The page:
The symbol in the middle contains the words "Serator and Gainsboro."
Meyer Goldberg (1851-?) was born in Russia/Poland April 1851 and immigrated to the U. S. in 1870. He is found in the U. S. Census of 1880 living at 63 Norfolk St. downtown on the East Side in Manhattan. With him are his wife, Mary, and four children, ages 7 to 1. His occupation is described as "Ladies Furnishing Goods." Twenty years later in the 1900 Census the family size has increased considerably. His wife, Mary, now 45 years old, has been married 28 years and has had 14 children (of whom 12 are living), ages 27 to 3. All 12 children are still living in the family home (now 157 E. 74th St.). Meyer Goldberg's occupation is now "Manufacturing, Shirt Waists." The earlier Meyer Goldberg appeared in business listings from 1878 to 1885 as dry goods, tailor, shirts or fancy goods. In 1887 the location changed to 97 Canal St., and the business was described as "clothing, merchant tailor & manufacturer of shirts & ladies wear." In 1897 the business name changed to M. Goldberg & Son when he was joined by his eldest son, Abraham Goldberg (1873-?). The name changed again in 1906 to Sons (plural) when Abraham was joined by his brothers, Moses Coleman Goldberg (1876-194?), William Goldberg (1878-?), and Lawrence Goldberg (1881-?). These four were primary among Meyer Goldberg's 11 sons, but all were engaged in garment manufacture, some with their father, some with companies of their own.
Meyer Goldberg & Sons were located here at 134 W. 26th St. from 1912 to 1920. Some of the other Goldberg enterprises were located at this same address, including A. Goldberg & Bros., Children's Dresses, G & F Skirt Co., Gainsboro Waist Co., Gem Petticoat Co., and Militant Middy Co.. An ad in The Wanamaker Diary, 1916, contains a list of most of these same companies.
This ad for Meyer Goldberg & Sons appeared in The American Cloak & Suit Review, 1914. The same publication contained an ad for the Gainsboro Waist Co.
In the early 1920s all of the Goldbergs and their various businesses disappear from sight, with the exception of Moses C. Goldberg and William Goldberg. Moses Goldberg, with his wife, Lena, continued in business as the Protext Silk Mills until the mid-1920s. In 1942 Moses registered for the World War II draft when employed by the Samuel Ehrman Co. William Goldberg retained his own business until at least the early 1940s.
Higher on this wall:
Julius D / Booth / & Son / Skirts (click for image). Julius D. Booth (1861-1915) was the founder, and his son was Abraham Elihu Booth (1885-1952). They manufactured skirts at this location from 1911 to 1919. Julius Booth was an immigrant from Russia. Abram E. Booth's passport application in 1924 says that his father was born in Kovna, Russia (aka Kaunas, Lithuania) and that he immigrated in 1881. J. D. Booth, Dress Skirts was located at 65 East Broadway in 1905, and this company became Julius D. Booth & Son by 1910. After Julius Booth's death the company was also known as A. E. Booth & Co., and they stayed in business until 1931. In 1942 Abraham Booth registered for the World War II draft when employed by American Woolen Co., 225 4th Ave. American Woolen Co. has left us two architectural signs on the American Woolen Bldg. at 4th Ave. & 19th St. On Abraham Booth's death in 1952 this short notice appeared in the New York Times.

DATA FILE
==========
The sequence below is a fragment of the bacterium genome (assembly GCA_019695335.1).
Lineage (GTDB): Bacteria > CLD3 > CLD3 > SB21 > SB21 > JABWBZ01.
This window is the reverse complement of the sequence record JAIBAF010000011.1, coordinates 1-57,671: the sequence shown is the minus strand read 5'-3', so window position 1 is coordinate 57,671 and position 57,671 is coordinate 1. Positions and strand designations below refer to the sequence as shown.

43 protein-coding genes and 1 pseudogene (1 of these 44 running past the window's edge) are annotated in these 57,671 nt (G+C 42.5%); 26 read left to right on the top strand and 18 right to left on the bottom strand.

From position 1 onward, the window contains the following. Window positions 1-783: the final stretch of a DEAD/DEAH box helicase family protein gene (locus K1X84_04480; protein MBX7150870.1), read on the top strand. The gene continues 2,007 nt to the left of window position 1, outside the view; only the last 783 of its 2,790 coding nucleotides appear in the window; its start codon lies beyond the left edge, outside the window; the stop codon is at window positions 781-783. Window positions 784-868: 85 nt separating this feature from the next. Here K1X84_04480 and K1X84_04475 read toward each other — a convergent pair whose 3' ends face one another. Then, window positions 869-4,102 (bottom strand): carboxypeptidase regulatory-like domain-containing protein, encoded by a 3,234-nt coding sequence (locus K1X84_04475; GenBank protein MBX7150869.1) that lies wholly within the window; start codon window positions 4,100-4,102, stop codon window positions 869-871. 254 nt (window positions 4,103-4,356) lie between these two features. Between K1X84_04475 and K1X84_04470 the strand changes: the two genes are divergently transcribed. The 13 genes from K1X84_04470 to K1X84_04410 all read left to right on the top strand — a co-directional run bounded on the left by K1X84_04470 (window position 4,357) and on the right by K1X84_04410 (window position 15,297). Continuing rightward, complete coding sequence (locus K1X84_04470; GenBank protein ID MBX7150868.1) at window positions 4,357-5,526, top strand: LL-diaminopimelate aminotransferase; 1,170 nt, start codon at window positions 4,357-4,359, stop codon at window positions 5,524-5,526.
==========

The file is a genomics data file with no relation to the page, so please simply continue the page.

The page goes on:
Myer / Gans / Sons & Co (click for image). Myer Gans (1838-?) was born in Hesse, Germany, immigrated 1858 and became a U. S. citizen in 1869. He appears in the U. S. Census of 1880 living on East 69th St. between 1st and 2nd Aves. with his wife, Carrie (born Wurtemburg), and five children, among whom are Lawrence, 10, and Albert, 3. Lawrence Gans (1870-1943) and Albert Gans (1877-?) were to become the "Sons" in Myer Gans Sons & Co., coats and suits manufacturers at 134 W. 26th St. from 1911 to 1916. In Feb. 1915 this ad appeared in the New York Times, proclaiming We Fit the Fat and Odd Sizes Our Specialty. Myer Gans is initially found in directories as a dry goods business at 197 Spring St. in 1867. He was located at 49 Walker St. as a clothing manufacturer from 1880 to 1890, then at 151 Spring St. from 1891 to 1906. The business became Myer Gans Sons & Co. in 1898. In Feb. 1927 the New York Times announced the dissolution of Myer Gans Sons & Co., Manhattan. In the 1930 U. S. Census Albert Gans appears as an insurance agent, and his brother, Lawrence Gans, as a real estate salesman.
This ad for the Meyer Gans, Sons & Co. appeared in The American Cloak & Suit Review, Aug. 1914. The ad says, "Established 1872."
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